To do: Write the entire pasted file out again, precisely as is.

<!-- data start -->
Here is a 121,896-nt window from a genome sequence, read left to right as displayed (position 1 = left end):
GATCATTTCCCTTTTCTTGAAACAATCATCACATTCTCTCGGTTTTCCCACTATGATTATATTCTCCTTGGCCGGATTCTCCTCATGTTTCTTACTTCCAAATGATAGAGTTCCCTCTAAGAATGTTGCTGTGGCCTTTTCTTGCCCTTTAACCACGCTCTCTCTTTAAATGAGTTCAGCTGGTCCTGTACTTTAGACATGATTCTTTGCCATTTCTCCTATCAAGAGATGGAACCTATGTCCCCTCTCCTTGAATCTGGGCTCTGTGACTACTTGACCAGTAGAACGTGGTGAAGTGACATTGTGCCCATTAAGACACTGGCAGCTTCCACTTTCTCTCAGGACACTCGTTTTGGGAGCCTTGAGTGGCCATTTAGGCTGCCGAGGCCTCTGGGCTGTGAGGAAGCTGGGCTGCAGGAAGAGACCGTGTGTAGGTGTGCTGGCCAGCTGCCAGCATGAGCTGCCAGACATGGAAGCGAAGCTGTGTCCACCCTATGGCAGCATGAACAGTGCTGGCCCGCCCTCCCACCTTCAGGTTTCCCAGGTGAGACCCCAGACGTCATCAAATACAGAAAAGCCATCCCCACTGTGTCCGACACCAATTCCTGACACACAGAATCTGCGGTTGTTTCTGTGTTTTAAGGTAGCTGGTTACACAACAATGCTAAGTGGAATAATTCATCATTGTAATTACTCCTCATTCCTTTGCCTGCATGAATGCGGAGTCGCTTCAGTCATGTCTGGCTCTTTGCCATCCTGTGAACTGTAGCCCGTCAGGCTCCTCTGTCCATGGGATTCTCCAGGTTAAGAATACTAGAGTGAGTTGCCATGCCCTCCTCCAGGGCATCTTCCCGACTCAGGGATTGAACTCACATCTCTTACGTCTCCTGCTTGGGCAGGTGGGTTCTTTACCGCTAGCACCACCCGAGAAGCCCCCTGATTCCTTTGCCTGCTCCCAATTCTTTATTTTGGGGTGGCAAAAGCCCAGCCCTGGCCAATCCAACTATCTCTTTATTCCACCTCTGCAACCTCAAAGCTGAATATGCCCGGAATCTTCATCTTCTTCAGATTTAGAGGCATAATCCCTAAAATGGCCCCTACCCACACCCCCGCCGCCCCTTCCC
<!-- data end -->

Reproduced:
Here is a 121,896-nt window from a genome sequence, read left to right as displayed (position 1 = left end):
GATCATTTCCCTTTTCTTGAAACAATCATCACATTCTCTCGGTTTTCCCACTATGATTATATTCTCCTTGGCCGGATTCTCCTCATGTTTCTTACTTCCAAATGATAGAGTTCCCTCTAAGAATGTTGCTGTGGCCTTTTCTTGCCCTTTAACCACGCTCTCTCTTTAAATGAGTTCAGCTGGTCCTGTACTTTAGACATGATTCTTTGCCATTTCTCCTATCAAGAGATGGAACCTATGTCCCCTCTCCTTGAATCTGGGCTCTGTGACTACTTGACCAGTAGAACGTGGTGAAGTGACATTGTGCCCATTAAGACACTGGCAGCTTCCACTTTCTCTCAGGACACTCGTTTTGGGAGCCTTGAGTGGCCATTTAGGCTGCCGAGGCCTCTGGGCTGTGAGGAAGCTGGGCTGCAGGAAGAGACCGTGTGTAGGTGTGCTGGCCAGCTGCCAGCATGAGCTGCCAGACATGGAAGCGAAGCTGTGTCCACCCTATGGCAGCATGAACAGTGCTGGCCCGCCCTCCCACCTTCAGGTTTCCCAGGTGAGACCCCAGACGTCATCAAATACAGAAAAGCCATCCCCACTGTGTCCGACACCAATTCCTGACACACAGAATCTGCGGTTGTTTCTGTGTTTTAAGGTAGCTGGTTACACAACAATGCTAAGTGGAATAATTCATCATTGTAATTACTCCTCATTCCTTTGCCTGCATGAATGCGGAGTCGCTTCAGTCATGTCTGGCTCTTTGCCATCCTGTGAACTGTAGCCCGTCAGGCTCCTCTGTCCATGGGATTCTCCAGGTTAAGAATACTAGAGTGAGTTGCCATGCCCTCCTCCAGGGCATCTTCCCGACTCAGGGATTGAACTCACATCTCTTACGTCTCCTGCTTGGGCAGGTGGGTTCTTTACCGCTAGCACCACCCGAGAAGCCCCCTGATTCCTTTGCCTGCTCCCAATTCTTTATTTTGGGGTGGCAAAAGCCCAGCCCTGGCCAATCCAACTATCTCTTTATTCCACCTCTGCAACCTCAAAGCTGAATATGCCCGGAATCTTCATCTTCTTCAGATTTAGAGGCATAATCCCTAAAATGGCCCCTACCCACACCCCCGCCGCCCCTTCCC